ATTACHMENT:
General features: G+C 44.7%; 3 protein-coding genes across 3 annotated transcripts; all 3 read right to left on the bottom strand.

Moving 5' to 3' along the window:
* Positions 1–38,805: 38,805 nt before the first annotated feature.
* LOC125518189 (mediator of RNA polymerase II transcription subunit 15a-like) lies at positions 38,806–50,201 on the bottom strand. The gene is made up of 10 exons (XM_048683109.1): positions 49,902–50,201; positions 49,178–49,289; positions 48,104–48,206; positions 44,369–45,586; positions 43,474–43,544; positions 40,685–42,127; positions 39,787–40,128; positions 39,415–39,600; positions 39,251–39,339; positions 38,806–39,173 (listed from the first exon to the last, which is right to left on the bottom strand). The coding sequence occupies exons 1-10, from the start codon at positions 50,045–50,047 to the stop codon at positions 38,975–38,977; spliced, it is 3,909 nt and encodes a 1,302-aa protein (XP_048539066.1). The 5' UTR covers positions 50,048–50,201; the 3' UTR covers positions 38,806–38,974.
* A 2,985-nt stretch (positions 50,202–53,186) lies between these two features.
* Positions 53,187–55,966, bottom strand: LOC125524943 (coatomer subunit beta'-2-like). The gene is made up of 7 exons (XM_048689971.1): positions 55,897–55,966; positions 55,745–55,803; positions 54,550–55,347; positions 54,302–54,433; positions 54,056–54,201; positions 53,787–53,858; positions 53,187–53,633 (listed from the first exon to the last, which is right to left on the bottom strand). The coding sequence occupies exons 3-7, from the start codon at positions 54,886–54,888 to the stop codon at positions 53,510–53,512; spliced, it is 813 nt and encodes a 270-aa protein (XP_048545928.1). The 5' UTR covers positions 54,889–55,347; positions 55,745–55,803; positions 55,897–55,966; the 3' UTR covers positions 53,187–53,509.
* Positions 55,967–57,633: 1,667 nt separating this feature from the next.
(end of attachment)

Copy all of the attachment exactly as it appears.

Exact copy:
General features: G+C 44.7%; 3 protein-coding genes across 3 annotated transcripts; all 3 read right to left on the bottom strand.

Moving 5' to 3' along the window:
* Positions 1–38,805: 38,805 nt before the first annotated feature.
* LOC125518189 (mediator of RNA polymerase II transcription subunit 15a-like) lies at positions 38,806–50,201 on the bottom strand. The gene is made up of 10 exons (XM_048683109.1): positions 49,902–50,201; positions 49,178–49,289; positions 48,104–48,206; positions 44,369–45,586; positions 43,474–43,544; positions 40,685–42,127; positions 39,787–40,128; positions 39,415–39,600; positions 39,251–39,339; positions 38,806–39,173 (listed from the first exon to the last, which is right to left on the bottom strand). The coding sequence occupies exons 1-10, from the start codon at positions 50,045–50,047 to the stop codon at positions 38,975–38,977; spliced, it is 3,909 nt and encodes a 1,302-aa protein (XP_048539066.1). The 5' UTR covers positions 50,048–50,201; the 3' UTR covers positions 38,806–38,974.
* A 2,985-nt stretch (positions 50,202–53,186) lies between these two features.
* Positions 53,187–55,966, bottom strand: LOC125524943 (coatomer subunit beta'-2-like). The gene is made up of 7 exons (XM_048689971.1): positions 55,897–55,966; positions 55,745–55,803; positions 54,550–55,347; positions 54,302–54,433; positions 54,056–54,201; positions 53,787–53,858; positions 53,187–53,633 (listed from the first exon to the last, which is right to left on the bottom strand). The coding sequence occupies exons 3-7, from the start codon at positions 54,886–54,888 to the stop codon at positions 53,510–53,512; spliced, it is 813 nt and encodes a 270-aa protein (XP_048545928.1). The 5' UTR covers positions 54,889–55,347; positions 55,745–55,803; positions 55,897–55,966; the 3' UTR covers positions 53,187–53,509.
* Positions 55,967–57,633: 1,667 nt separating this feature from the next.